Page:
He called upon R. W. Br. Warren to respond. Br. Warren gave a brief account of Grand Master Henry Price, of his character and services to the institution; spoke of his removal from West Cambridge to Townsend, of his family and his claims to consideration and honor by the fraternity. He alluded to the working tools of Henry Price Lodge, made from a pear-tree planted by the Grand Master, and presented to the Lodge by Past Grand Master John T. Heard. He concluded with a sentiment: The Masonic family, — May none be admitted to it who cannot show that they are capable of appreciating the virtues of Masonry.

The next sentiment was announced as follows: —

The Most Worshipful Grand Lodge, — It is not under petticoat government, although presided over by an excellent "Dame."

R. W. Br. Train was called upon to respond to this toast. He spoke very beautifully and truthfully of the purpose of this visit of Henry Price Lodge, and eloquently enforced the sentiment of brotherly-love which it inculcated. He eulogized the institution for its religious influence and teachings over its members, and spoke very feelingly of the duty which was due from members to society and to each other. He thought this occasion, like much that is presented to us in Masonry, was symbolical, and was the enforcement of the great lesson which was the central idea of Masonry. He wore a Past Master's jewel, which was given to his father in 1796. He concluded with a sentiment from the Scriptures, "Nevertheless in a contrite heart and an humble spirit let us be accepted."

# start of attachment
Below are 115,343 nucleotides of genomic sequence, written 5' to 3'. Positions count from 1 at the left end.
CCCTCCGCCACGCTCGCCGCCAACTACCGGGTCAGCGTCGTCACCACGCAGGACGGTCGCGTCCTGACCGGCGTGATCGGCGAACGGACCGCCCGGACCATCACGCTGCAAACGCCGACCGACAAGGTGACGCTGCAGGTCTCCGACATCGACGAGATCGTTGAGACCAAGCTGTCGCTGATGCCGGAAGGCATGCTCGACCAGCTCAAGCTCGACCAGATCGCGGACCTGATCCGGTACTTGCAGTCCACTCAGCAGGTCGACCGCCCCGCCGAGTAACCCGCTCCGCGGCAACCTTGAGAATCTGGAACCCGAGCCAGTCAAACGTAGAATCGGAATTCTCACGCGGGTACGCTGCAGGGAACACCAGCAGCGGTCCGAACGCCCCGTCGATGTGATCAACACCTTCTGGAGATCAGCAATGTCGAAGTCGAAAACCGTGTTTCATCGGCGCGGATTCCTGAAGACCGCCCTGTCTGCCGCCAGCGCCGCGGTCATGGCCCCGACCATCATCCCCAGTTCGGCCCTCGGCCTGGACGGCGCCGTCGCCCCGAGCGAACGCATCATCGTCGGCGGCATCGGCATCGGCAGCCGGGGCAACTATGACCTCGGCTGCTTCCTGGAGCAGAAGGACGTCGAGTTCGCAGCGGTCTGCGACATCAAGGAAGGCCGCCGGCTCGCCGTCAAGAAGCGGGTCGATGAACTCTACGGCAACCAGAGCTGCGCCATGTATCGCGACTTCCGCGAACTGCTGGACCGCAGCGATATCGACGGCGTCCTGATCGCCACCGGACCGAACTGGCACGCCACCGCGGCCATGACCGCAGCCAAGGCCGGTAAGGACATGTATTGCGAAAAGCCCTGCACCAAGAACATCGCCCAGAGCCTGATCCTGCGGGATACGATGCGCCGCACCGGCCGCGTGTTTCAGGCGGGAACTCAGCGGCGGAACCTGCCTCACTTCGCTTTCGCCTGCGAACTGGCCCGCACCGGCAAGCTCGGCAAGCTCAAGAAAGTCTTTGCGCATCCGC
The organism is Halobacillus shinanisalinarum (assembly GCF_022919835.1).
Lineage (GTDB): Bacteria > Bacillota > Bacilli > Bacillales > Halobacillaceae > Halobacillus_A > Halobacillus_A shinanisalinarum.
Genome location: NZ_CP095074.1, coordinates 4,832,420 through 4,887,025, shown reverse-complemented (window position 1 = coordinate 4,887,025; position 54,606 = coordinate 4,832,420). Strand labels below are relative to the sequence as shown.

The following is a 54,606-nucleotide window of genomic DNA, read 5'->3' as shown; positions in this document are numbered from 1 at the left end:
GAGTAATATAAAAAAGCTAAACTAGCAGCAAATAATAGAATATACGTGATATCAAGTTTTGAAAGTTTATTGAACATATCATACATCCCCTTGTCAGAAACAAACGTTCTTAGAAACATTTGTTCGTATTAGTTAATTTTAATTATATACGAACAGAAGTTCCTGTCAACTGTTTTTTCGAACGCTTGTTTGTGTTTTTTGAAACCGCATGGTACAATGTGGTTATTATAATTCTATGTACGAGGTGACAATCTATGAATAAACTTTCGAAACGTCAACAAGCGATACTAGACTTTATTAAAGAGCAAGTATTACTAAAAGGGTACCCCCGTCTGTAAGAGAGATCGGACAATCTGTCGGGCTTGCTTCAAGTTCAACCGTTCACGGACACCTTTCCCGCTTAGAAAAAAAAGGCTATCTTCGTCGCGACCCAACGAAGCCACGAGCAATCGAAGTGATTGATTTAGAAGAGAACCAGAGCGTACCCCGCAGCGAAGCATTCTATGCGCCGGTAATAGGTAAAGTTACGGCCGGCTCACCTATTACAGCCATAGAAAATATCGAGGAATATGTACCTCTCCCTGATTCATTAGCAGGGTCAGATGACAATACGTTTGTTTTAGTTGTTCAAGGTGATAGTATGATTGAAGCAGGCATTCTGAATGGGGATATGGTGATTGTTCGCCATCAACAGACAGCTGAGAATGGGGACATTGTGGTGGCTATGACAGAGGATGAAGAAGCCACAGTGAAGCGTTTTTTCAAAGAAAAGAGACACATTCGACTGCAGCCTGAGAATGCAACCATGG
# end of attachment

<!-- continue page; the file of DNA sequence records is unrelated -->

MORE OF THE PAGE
The next sentiment was as follows: —

Freemasonry! — In its fraternal relations, it knows no East, no West, no North, no South.